« Reply #5 on: March 28, 2020, 11:59:20 AM »
Thanks. So it seems I can't go too wrong with either as not many big loads to pull. As for the region argument, I convinced myself that if I run British rail there's a bit more artistic licence to mix and match - I know not strictly true but I don't want to limit myself as I have my favs from all 4 main regions

Offline Newportnobby

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Re: GF 4F vs J39
« Reply #6 on: March 28, 2020, 12:27:02 PM »
I think Roy has given a most comprehensive answer. I have a weathered J39 and 2 x 4Fs (1 old and 1 new version).
(Also have an older version [372-051] for sale ;))

Offline Bigmac

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Re: GF 4F vs J39
« Reply #7 on: April 06, 2020, 11:39:37 AM »
i have 2 older chinese 4f models--not new tooling.  heavy metal bodies ensure good haulage. i fitted tender pickups to aid reliable running.

why do both pick up speed after a few minutes running-?-they take off like a rocket.  same with a china hall.
i used to be indecisive...but now i'm not so sure.

Offline Dr Al

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Re: GF 4F vs J39
« Reply #8 on: April 07, 2020, 09:13:29 AM »
why do both pick up speed after a few minutes running-?-they take off like a rocket.  same with a china hall.

Clean the commutators and brushes on them - this is often a symptom of motor with clogged commutator.

Cheers,
Alan
Quote from: Roy L S
If Dr Al is online he may be able to provide a more comprehensive answer.

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Online stevewalker

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Re: GF 4F vs J39
« Reply #9 on: April 07, 2020, 04:33:07 PM »
Anyone had both who can comment on which they prefer and which they'd recommend as a first tender engine on my small n gauge layout. No huge rakes or gradients here.
Thank you!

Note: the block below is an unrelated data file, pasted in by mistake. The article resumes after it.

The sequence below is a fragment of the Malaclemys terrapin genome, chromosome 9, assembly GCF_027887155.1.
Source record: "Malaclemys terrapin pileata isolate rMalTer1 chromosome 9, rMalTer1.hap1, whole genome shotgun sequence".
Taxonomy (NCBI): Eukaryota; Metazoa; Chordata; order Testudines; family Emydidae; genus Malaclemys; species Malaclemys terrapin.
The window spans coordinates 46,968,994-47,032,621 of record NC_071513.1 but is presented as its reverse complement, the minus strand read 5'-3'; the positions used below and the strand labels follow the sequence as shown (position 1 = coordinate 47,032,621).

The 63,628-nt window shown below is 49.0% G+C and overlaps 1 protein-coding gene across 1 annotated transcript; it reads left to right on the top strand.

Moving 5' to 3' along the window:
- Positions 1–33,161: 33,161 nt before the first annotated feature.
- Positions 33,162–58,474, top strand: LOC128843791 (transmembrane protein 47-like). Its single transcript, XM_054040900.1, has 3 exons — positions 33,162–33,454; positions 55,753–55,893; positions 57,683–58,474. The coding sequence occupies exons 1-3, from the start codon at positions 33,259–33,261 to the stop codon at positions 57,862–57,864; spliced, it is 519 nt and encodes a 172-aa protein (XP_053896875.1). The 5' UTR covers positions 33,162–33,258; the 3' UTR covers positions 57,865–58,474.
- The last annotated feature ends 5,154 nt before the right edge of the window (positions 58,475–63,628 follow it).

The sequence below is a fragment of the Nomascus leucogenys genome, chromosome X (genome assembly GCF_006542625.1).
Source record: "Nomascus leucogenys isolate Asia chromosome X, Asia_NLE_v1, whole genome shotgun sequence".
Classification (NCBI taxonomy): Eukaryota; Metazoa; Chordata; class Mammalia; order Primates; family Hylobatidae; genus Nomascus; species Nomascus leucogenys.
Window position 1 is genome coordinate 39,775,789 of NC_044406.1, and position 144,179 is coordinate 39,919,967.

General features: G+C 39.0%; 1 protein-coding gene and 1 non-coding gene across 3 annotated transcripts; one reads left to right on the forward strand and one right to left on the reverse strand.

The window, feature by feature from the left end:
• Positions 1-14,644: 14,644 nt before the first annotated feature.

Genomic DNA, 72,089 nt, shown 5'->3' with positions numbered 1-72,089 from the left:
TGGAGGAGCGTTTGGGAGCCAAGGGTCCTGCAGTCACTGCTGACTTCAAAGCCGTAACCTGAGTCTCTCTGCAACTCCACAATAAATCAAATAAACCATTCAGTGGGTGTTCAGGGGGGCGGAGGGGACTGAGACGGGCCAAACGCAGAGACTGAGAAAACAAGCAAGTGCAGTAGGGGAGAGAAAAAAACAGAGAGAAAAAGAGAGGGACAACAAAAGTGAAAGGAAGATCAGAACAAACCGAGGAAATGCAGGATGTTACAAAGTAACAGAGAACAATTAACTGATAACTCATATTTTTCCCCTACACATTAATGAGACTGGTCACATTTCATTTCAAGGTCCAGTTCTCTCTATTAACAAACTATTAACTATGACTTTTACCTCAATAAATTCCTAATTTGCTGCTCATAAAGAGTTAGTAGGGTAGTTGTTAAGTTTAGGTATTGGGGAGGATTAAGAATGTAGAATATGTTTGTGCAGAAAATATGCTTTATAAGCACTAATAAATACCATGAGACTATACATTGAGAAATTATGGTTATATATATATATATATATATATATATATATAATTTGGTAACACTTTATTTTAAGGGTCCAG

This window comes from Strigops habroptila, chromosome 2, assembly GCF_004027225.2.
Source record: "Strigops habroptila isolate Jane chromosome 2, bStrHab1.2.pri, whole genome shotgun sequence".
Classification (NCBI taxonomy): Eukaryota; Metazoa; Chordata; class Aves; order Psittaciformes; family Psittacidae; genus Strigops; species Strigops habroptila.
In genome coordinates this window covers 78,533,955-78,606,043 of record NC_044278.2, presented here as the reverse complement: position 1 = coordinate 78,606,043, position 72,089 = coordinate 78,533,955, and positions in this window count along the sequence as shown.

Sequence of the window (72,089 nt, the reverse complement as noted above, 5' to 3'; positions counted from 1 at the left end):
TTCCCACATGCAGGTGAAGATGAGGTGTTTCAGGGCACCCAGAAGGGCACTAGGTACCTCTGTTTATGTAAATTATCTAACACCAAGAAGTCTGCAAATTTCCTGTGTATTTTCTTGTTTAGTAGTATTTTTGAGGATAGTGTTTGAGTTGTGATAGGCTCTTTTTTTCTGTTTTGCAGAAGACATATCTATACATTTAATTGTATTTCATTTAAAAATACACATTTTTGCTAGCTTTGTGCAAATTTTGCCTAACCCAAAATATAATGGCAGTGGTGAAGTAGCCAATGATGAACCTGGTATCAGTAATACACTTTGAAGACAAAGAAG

All depends what location you are modelling - they're not really interchangeable.
For an LMS / Midland region location it has to be the 4F...
For an LNER / Eastern region location it has to be the J39...

But both could presumably be in the same location? I know that LNER ran services deep into LMS territory and vice-versa. LMS having routes to East Coast ports and LNER to the West coast ports. Manchester's Exchange station was home to both - and apparently saw the odd GWR train en-route from Chester to Edinburgh. I'm not sure what sort of locos would likely be seen out of area though - large, express locos and heavy freight presumably, but little chance of small tank engines.

Offline martyn

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Re: GF 4F vs J39
« Reply #10 on: April 07, 2020, 06:16:36 PM »
Both classes could probably be seen together at major marshaling yards, such as ex LMS locos being seen at March (Eastern Region). One or other company/region loco would have to haul the train when it crossed regional boundaries. And I think that in BR days, especially after regional boundaries were modified, then sheds, and their allocation, 'moved' from one region to another. There would also have been odd workings of a 'foreign' engine in BR days which would have been almost unknown in grouping or pregrouping days.

I would say that it therefore depends on what you want your layout to represent. But nevertheless, PLDs post is generally relevant.

Martyn